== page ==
Milton claims his epic poem Paradise Lost exceeds the work of his accomplished predecessors. He argues that he tackles the most difficult task of recounting the history of not just one hero, but the entire human race. However, he does not appear to follow the conventional rules of an epic when he introduces an allegory into Paradise Lost through his portrayal of Sin and Death in Book II. Some readers denounce his work for this inconsistency, but others justify his action and uncover extremely important symbolism from this "forbidden" literal device.
Merriam-Webster’s Collegiate Dictionary defines an epic "a long narrative poem in elevated style recounting the deeds of a legendary or historical hero" ("epic," def. 1) and allegory as "the expression by means of symbolic fictional figures and actions of truths or generalizations about human existence" ("allegory," def. 1). Based on these definitions, it is unclear whether allegories fit into a true epic. From one perspective, such extended symbolism is not appropriate because it relies on "fictional figures" whereas an epic is based on a "historical hero". For this reason, some readers may dislike Milton’s extended symbolism of Sin and Death since it violates the traditional form of an epic. However From another point of view, an allegory is an acceptable literary component to an epic because it is considered an element of "elevated style". Therefore, other readers may see nothing wrong with Milton’s literary decision.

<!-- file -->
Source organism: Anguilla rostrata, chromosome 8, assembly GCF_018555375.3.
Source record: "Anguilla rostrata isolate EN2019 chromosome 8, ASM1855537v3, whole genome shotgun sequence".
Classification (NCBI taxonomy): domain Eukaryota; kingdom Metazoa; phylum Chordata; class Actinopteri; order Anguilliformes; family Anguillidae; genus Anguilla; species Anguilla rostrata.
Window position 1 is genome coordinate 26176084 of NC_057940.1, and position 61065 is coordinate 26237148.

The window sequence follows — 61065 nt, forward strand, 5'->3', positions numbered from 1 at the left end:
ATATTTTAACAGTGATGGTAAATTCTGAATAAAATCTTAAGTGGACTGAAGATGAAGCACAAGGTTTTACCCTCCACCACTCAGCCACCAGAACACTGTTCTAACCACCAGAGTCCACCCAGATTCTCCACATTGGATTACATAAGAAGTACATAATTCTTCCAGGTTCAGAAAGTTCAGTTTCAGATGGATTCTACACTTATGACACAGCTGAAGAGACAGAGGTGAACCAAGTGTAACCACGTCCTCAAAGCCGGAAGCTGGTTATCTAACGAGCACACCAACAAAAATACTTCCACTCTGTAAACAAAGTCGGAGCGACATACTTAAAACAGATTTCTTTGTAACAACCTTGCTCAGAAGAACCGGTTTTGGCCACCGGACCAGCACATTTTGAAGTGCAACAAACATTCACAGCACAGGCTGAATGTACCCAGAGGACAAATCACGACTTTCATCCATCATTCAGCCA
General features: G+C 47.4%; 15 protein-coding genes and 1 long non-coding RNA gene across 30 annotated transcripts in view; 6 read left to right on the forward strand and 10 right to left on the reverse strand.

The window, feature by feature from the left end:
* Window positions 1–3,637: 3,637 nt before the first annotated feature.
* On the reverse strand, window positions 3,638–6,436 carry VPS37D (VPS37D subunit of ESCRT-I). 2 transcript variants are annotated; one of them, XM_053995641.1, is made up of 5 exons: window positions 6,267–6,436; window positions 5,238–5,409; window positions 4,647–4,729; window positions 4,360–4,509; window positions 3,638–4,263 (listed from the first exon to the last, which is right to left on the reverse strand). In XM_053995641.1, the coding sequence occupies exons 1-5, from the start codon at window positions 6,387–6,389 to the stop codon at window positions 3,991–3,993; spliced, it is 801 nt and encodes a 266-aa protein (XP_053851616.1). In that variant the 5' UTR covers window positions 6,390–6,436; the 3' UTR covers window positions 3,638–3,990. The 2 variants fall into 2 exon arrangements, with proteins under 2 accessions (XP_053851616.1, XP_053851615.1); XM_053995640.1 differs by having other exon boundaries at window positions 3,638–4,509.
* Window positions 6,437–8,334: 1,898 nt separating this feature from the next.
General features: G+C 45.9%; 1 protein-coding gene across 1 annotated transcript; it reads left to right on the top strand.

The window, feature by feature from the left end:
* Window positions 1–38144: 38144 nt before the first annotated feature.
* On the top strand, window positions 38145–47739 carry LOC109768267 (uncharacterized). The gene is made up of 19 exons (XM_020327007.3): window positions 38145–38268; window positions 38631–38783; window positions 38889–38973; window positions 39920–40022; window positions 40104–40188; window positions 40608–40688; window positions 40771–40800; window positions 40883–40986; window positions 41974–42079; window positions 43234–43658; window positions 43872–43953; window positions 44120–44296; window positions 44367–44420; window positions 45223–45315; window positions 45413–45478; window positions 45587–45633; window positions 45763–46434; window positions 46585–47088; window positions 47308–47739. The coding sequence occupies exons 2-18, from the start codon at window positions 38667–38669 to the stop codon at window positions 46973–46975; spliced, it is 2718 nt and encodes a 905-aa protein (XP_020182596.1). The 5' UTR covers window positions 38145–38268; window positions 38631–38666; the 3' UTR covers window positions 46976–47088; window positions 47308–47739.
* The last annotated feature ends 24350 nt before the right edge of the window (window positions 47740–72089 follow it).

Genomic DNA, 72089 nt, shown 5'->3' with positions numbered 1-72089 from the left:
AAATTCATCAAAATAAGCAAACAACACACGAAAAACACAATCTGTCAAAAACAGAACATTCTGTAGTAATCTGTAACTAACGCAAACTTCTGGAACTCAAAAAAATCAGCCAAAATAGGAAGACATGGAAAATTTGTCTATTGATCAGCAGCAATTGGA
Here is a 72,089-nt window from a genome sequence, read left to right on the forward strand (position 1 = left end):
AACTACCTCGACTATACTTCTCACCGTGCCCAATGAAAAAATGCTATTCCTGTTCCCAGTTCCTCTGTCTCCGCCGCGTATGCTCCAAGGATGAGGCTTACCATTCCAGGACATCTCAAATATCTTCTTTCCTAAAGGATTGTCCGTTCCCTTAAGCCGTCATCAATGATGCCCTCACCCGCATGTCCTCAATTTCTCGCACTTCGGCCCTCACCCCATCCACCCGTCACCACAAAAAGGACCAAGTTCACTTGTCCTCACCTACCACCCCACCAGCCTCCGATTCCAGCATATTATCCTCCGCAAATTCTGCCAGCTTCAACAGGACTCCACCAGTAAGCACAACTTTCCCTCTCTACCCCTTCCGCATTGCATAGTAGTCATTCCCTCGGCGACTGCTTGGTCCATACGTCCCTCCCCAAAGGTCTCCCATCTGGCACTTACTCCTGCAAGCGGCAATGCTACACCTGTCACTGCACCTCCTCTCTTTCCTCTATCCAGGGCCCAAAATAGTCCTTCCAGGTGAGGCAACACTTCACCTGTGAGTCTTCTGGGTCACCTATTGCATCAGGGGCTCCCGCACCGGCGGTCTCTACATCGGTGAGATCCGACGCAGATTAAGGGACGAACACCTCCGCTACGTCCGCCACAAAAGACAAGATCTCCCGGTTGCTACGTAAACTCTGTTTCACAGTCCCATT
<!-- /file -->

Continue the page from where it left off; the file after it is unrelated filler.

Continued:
Milton’s poetic license entitles him to write as he pleases and therefore justifies his adaptation of an allegory into his epic. It is clearly apparent that Milton recognizes this privilege when...
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...ilton relies heavily on the Bible for much of his information.
With Milton’s timeframe and era for writing Paradise Lost in mind, we can justify his choice to incorporate an allegory into his epic. Allegories present meanings on two levels, one literal and the other hidden, which often expresses a moral or idea produced by the author. With this in mind, the allegory is key to understanding many parts of Paradise lots since Milton addresses so many issues in this one scene. Within the allegory alone, we discover extensive symbolism and wonder if there are more details to be uncovered each time we study the epic. Milton effectively elicits his readers’ attention by raising such controversy and holds our fascination with his intriguing hidden ideas, meanings, and symbolic relationships.
Milton, John. Paradise Lost. New York: W.W. Norton, 1993.
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